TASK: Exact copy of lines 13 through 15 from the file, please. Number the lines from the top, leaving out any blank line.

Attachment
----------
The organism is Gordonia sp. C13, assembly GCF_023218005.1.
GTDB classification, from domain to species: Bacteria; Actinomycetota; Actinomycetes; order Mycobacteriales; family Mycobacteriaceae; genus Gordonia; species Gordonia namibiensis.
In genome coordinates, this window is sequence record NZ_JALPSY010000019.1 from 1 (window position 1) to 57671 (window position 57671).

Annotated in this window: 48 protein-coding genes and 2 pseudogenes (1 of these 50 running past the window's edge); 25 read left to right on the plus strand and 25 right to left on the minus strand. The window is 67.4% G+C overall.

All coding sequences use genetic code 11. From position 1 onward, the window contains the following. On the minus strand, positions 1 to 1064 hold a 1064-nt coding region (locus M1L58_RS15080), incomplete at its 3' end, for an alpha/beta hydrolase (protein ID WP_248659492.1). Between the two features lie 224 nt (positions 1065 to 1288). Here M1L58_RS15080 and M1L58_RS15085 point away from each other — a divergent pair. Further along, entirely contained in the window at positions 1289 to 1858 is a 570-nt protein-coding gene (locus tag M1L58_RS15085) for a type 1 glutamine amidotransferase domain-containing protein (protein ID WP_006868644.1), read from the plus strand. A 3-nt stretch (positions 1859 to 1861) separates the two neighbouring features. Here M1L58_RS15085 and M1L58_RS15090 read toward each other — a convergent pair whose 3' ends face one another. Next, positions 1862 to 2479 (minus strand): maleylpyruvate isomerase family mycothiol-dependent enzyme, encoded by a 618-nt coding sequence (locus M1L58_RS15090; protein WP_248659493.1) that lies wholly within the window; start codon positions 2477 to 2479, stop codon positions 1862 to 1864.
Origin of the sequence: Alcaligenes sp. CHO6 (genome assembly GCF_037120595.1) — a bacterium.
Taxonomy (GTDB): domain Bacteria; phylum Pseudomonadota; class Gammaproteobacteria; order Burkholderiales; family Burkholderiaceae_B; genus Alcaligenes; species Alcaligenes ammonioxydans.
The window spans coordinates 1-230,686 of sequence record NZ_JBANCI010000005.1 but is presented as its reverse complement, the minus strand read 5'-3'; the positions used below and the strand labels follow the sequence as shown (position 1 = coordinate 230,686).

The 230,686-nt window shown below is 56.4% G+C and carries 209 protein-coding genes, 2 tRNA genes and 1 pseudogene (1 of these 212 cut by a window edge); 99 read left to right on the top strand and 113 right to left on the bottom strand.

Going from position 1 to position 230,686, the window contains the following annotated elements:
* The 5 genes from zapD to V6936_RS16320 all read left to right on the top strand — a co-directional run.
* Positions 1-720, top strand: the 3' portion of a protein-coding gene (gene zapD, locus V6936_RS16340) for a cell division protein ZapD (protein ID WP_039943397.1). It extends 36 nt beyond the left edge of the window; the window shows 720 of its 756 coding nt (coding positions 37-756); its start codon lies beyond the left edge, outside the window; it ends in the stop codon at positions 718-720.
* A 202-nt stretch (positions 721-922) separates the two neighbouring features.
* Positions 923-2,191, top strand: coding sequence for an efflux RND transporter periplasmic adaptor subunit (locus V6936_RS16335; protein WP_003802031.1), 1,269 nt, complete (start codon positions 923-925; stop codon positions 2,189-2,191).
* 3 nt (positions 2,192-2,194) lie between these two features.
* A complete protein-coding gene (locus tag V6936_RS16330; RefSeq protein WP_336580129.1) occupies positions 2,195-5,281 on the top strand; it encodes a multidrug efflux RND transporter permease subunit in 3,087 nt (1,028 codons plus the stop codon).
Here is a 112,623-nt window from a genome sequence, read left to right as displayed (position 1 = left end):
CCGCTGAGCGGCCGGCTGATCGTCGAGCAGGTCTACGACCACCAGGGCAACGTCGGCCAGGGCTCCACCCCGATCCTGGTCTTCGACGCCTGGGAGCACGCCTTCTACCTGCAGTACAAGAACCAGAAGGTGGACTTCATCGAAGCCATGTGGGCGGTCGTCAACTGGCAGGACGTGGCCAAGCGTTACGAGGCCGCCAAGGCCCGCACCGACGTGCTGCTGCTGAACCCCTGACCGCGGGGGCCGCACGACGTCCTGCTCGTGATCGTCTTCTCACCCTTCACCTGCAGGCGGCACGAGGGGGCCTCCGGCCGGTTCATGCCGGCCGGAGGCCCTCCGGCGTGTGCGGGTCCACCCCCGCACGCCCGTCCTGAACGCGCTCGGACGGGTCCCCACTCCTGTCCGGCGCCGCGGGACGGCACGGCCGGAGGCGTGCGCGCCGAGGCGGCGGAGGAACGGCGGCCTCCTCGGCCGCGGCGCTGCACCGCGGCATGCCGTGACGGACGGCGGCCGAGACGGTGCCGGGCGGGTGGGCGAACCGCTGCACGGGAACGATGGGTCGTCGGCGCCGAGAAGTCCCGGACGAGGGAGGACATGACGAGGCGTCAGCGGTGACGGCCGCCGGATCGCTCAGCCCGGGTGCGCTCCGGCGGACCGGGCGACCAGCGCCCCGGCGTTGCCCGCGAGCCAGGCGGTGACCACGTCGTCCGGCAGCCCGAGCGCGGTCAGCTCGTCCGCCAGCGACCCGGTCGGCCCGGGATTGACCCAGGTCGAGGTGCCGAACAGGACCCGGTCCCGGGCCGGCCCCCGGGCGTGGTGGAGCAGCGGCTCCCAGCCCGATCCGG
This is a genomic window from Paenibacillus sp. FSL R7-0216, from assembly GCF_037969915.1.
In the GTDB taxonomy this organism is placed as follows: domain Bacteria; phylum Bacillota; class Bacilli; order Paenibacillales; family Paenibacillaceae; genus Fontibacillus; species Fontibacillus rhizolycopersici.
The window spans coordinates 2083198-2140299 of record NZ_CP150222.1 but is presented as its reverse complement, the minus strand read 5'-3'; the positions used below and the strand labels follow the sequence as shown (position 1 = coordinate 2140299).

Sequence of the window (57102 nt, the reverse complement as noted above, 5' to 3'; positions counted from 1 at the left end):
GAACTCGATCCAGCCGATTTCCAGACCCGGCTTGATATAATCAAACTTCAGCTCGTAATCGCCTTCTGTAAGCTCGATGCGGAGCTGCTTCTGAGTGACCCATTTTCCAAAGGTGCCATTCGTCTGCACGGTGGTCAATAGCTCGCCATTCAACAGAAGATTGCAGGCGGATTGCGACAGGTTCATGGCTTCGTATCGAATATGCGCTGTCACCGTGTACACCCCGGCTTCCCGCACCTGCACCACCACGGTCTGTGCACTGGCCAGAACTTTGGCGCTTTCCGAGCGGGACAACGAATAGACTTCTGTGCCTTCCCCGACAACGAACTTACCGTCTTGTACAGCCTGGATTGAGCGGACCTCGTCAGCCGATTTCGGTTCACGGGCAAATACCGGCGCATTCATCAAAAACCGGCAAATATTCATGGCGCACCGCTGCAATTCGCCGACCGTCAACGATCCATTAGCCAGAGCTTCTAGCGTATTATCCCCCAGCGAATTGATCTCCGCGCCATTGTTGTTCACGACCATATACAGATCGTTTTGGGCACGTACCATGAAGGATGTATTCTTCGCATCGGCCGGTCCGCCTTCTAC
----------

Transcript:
* A 202-nt stretch (positions 721-922) separates the two neighbouring features.
* Positions 923-2,191, top strand: coding sequence for an efflux RND transporter periplasmic adaptor subunit (locus V6936_RS16335; protein WP_003802031.1), 1,269 nt, complete (start codon positions 923-925; stop codon positions 2,189-2,191).
* 3 nt (positions 2,192-2,194) lie between these two features.